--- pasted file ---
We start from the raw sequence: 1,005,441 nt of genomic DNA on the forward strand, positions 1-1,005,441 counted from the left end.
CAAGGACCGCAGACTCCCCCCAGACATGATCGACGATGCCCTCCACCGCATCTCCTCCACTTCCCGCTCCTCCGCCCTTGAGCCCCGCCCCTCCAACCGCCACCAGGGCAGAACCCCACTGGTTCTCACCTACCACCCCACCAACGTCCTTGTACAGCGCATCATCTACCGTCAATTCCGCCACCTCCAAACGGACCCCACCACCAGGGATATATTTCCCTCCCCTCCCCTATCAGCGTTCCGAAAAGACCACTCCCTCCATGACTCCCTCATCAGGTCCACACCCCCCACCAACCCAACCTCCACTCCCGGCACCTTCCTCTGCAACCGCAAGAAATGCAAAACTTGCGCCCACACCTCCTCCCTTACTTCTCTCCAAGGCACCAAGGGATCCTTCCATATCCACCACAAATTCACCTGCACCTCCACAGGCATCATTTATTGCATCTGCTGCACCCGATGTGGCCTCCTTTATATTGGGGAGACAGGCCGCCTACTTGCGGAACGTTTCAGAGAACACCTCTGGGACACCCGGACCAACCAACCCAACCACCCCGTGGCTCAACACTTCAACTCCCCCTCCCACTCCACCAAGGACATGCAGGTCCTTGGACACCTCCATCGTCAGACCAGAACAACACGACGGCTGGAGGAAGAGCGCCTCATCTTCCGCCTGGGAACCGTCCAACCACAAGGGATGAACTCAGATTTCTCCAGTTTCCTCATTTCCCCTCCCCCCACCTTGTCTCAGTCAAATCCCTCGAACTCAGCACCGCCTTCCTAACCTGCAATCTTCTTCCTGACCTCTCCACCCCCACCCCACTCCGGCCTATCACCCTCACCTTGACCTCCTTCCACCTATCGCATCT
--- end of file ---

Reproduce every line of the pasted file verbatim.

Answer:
We start from the raw sequence: 1,005,441 nt of genomic DNA on the forward strand, positions 1-1,005,441 counted from the left end.
CAAGGACCGCAGACTCCCCCCAGACATGATCGACGATGCCCTCCACCGCATCTCCTCCACTTCCCGCTCCTCCGCCCTTGAGCCCCGCCCCTCCAACCGCCACCAGGGCAGAACCCCACTGGTTCTCACCTACCACCCCACCAACGTCCTTGTACAGCGCATCATCTACCGTCAATTCCGCCACCTCCAAACGGACCCCACCACCAGGGATATATTTCCCTCCCCTCCCCTATCAGCGTTCCGAAAAGACCACTCCCTCCATGACTCCCTCATCAGGTCCACACCCCCCACCAACCCAACCTCCACTCCCGGCACCTTCCTCTGCAACCGCAAGAAATGCAAAACTTGCGCCCACACCTCCTCCCTTACTTCTCTCCAAGGCACCAAGGGATCCTTCCATATCCACCACAAATTCACCTGCACCTCCACAGGCATCATTTATTGCATCTGCTGCACCCGATGTGGCCTCCTTTATATTGGGGAGACAGGCCGCCTACTTGCGGAACGTTTCAGAGAACACCTCTGGGACACCCGGACCAACCAACCCAACCACCCCGTGGCTCAACACTTCAACTCCCCCTCCCACTCCACCAAGGACATGCAGGTCCTTGGACACCTCCATCGTCAGACCAGAACAACACGACGGCTGGAGGAAGAGCGCCTCATCTTCCGCCTGGGAACCGTCCAACCACAAGGGATGAACTCAGATTTCTCCAGTTTCCTCATTTCCCCTCCCCCCACCTTGTCTCAGTCAAATCCCTCGAACTCAGCACCGCCTTCCTAACCTGCAATCTTCTTCCTGACCTCTCCACCCCCACCCCACTCCGGCCTATCACCCTCACCTTGACCTCCTTCCACCTATCGCATCT